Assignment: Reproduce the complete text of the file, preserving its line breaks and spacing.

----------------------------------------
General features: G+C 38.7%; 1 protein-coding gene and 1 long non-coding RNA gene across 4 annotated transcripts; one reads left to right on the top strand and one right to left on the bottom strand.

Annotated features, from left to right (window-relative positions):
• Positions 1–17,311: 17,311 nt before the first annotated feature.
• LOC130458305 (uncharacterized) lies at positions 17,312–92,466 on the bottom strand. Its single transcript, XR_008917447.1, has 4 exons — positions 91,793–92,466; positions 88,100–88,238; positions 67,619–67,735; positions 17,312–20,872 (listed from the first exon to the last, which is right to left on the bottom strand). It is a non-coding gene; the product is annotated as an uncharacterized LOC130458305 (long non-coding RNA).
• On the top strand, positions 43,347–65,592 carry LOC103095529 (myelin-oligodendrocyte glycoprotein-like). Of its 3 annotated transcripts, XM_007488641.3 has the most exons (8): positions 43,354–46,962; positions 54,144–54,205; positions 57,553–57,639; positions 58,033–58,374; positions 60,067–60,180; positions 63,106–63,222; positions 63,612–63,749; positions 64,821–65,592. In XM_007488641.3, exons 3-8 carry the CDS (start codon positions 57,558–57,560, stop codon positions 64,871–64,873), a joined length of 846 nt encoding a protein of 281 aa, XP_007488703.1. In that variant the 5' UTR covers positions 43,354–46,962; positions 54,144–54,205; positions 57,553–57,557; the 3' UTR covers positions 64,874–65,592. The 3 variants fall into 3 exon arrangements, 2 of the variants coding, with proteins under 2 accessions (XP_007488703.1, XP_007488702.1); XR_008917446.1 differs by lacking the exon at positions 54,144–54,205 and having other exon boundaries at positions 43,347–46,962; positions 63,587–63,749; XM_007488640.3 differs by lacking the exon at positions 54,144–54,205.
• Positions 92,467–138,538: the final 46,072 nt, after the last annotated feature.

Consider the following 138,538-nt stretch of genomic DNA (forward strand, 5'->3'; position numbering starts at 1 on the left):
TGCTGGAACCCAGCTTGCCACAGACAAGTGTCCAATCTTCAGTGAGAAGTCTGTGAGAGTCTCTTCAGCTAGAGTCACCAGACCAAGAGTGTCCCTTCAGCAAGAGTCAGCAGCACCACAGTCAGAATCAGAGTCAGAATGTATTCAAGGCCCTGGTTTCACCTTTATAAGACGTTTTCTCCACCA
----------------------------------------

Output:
General features: G+C 38.7%; 1 protein-coding gene and 1 long non-coding RNA gene across 4 annotated transcripts; one reads left to right on the top strand and one right to left on the bottom strand.

Annotated features, from left to right (window-relative positions):
• Positions 1–17,311: 17,311 nt before the first annotated feature.
• LOC130458305 (uncharacterized) lies at positions 17,312–92,466 on the bottom strand. Its single transcript, XR_008917447.1, has 4 exons — positions 91,793–92,466; positions 88,100–88,238; positions 67,619–67,735; positions 17,312–20,872 (listed from the first exon to the last, which is right to left on the bottom strand). It is a non-coding gene; the product is annotated as an uncharacterized LOC130458305 (long non-coding RNA).
• On the top strand, positions 43,347–65,592 carry LOC103095529 (myelin-oligodendrocyte glycoprotein-like). Of its 3 annotated transcripts, XM_007488641.3 has the most exons (8): positions 43,354–46,962; positions 54,144–54,205; positions 57,553–57,639; positions 58,033–58,374; positions 60,067–60,180; positions 63,106–63,222; positions 63,612–63,749; positions 64,821–65,592. In XM_007488641.3, exons 3-8 carry the CDS (start codon positions 57,558–57,560, stop codon positions 64,871–64,873), a joined length of 846 nt encoding a protein of 281 aa, XP_007488703.1. In that variant the 5' UTR covers positions 43,354–46,962; positions 54,144–54,205; positions 57,553–57,557; the 3' UTR covers positions 64,874–65,592. The 3 variants fall into 3 exon arrangements, 2 of the variants coding, with proteins under 2 accessions (XP_007488703.1, XP_007488702.1); XR_008917446.1 differs by lacking the exon at positions 54,144–54,205 and having other exon boundaries at positions 43,347–46,962; positions 63,587–63,749; XM_007488640.3 differs by lacking the exon at positions 54,144–54,205.
• Positions 92,467–138,538: the final 46,072 nt, after the last annotated feature.

Consider the following 138,538-nt stretch of genomic DNA (forward strand, 5'->3'; position numbering starts at 1 on the left):
TGCTGGAACCCAGCTTGCCACAGACAAGTGTCCAATCTTCAGTGAGAAGTCTGTGAGAGTCTCTTCAGCTAGAGTCACCAGACCAAGAGTGTCCCTTCAGCAAGAGTCAGCAGCACCACAGTCAGAATCAGAGTCAGAATGTATTCAAGGCCCTGGTTTCACCTTTATAAGACGTTTTCTCCACCA